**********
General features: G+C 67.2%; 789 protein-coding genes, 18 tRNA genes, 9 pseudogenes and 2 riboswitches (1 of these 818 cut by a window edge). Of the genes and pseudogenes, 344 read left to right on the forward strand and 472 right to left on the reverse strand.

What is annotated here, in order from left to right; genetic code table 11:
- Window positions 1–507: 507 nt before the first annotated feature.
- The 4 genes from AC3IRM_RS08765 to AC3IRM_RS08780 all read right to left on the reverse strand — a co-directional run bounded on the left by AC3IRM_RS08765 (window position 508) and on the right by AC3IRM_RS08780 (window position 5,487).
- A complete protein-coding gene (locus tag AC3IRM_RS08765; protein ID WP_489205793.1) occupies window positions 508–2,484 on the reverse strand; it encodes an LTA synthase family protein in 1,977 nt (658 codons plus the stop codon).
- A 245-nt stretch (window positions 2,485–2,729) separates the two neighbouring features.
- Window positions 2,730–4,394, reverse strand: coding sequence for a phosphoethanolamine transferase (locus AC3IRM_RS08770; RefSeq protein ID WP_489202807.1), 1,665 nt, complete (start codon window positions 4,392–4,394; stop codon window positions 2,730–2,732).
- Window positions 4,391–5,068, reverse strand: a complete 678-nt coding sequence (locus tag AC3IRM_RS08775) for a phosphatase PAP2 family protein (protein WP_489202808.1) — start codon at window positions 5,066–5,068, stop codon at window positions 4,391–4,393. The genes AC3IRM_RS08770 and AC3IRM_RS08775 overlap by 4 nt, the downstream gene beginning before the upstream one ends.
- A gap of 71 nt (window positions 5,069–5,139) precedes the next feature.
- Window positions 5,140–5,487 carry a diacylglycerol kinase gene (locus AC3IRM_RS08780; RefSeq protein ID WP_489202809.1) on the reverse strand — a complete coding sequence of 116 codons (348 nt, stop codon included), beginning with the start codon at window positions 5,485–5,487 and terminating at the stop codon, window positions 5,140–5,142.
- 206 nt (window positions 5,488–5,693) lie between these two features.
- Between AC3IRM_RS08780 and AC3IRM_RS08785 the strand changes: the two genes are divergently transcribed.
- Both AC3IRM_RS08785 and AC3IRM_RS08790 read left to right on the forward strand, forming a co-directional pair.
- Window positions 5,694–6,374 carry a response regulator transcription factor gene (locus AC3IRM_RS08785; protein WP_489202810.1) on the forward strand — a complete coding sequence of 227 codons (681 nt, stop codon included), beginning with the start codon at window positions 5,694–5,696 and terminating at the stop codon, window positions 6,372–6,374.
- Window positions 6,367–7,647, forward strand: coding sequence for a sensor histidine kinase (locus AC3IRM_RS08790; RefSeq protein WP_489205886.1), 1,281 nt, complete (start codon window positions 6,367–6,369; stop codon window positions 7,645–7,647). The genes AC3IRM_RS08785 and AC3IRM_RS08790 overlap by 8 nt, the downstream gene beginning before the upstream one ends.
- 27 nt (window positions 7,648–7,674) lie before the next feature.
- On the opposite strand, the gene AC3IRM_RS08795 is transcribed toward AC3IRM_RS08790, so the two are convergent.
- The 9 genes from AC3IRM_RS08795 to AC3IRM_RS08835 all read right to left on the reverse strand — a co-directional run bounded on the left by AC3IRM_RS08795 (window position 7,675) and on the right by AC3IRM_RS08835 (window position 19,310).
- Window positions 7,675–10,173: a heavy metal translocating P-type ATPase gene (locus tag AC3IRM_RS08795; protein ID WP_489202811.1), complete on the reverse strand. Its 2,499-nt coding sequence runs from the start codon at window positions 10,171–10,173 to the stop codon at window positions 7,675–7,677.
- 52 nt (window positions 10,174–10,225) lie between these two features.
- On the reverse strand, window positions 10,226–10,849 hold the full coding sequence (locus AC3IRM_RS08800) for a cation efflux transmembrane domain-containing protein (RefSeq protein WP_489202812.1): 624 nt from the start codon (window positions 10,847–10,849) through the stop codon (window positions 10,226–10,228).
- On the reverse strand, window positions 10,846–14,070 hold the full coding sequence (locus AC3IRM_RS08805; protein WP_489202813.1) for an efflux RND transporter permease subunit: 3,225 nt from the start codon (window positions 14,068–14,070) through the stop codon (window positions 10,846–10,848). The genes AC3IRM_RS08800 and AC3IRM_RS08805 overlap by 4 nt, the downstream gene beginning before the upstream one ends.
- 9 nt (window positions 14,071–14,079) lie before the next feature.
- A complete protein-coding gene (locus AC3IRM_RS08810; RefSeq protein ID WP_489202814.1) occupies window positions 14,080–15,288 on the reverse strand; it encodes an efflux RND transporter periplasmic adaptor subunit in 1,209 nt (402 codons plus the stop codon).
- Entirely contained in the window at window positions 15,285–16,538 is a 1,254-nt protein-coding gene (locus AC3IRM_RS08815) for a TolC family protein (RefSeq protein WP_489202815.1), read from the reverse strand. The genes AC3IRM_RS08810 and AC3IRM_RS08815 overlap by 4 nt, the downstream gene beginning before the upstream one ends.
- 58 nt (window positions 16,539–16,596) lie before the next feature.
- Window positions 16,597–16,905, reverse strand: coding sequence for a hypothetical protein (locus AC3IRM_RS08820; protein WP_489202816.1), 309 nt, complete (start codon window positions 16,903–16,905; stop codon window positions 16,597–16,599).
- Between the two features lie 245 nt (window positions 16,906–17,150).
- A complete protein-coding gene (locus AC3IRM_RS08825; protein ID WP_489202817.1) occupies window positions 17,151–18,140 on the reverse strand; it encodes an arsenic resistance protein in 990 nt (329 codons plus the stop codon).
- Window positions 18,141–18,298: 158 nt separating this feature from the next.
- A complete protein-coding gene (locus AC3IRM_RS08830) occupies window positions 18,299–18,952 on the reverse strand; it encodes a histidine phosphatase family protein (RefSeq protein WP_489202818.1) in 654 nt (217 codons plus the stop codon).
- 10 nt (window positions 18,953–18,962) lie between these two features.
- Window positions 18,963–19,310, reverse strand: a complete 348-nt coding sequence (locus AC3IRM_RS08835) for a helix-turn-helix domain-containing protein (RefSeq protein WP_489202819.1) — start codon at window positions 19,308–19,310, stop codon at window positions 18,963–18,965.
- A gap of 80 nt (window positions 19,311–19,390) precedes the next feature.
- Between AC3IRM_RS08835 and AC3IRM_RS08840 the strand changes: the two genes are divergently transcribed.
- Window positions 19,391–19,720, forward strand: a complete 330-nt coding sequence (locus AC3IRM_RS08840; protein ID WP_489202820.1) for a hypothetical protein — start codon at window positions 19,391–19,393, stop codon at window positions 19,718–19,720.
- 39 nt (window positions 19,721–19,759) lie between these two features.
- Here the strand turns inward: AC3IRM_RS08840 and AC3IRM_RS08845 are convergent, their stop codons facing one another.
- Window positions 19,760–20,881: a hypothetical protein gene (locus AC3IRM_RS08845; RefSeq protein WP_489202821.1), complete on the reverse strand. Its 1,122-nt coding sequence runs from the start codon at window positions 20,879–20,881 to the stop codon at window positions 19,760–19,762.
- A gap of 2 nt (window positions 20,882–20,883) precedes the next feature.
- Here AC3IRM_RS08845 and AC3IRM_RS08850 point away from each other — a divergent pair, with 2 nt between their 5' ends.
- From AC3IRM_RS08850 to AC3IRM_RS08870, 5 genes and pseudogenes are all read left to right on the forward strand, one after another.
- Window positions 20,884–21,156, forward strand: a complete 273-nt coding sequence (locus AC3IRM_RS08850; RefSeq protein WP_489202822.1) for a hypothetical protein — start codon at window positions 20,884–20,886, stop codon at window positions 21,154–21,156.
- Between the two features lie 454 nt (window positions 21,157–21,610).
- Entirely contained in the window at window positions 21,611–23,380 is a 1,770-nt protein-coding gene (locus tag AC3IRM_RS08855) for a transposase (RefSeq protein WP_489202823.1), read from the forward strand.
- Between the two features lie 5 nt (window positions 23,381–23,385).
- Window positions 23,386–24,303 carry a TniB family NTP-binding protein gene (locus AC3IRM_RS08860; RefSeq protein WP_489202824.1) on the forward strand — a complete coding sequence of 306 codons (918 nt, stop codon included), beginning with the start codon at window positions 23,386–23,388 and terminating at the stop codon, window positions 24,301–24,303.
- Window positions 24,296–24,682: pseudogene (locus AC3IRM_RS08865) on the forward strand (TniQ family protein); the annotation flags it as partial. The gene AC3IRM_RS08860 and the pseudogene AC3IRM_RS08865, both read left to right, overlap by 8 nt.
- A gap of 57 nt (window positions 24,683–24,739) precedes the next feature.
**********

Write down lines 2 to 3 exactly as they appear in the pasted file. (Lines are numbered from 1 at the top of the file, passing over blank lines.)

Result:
What is annotated here, in order from left to right; genetic code table 11:
- Window positions 1–507: 507 nt before the first annotated feature.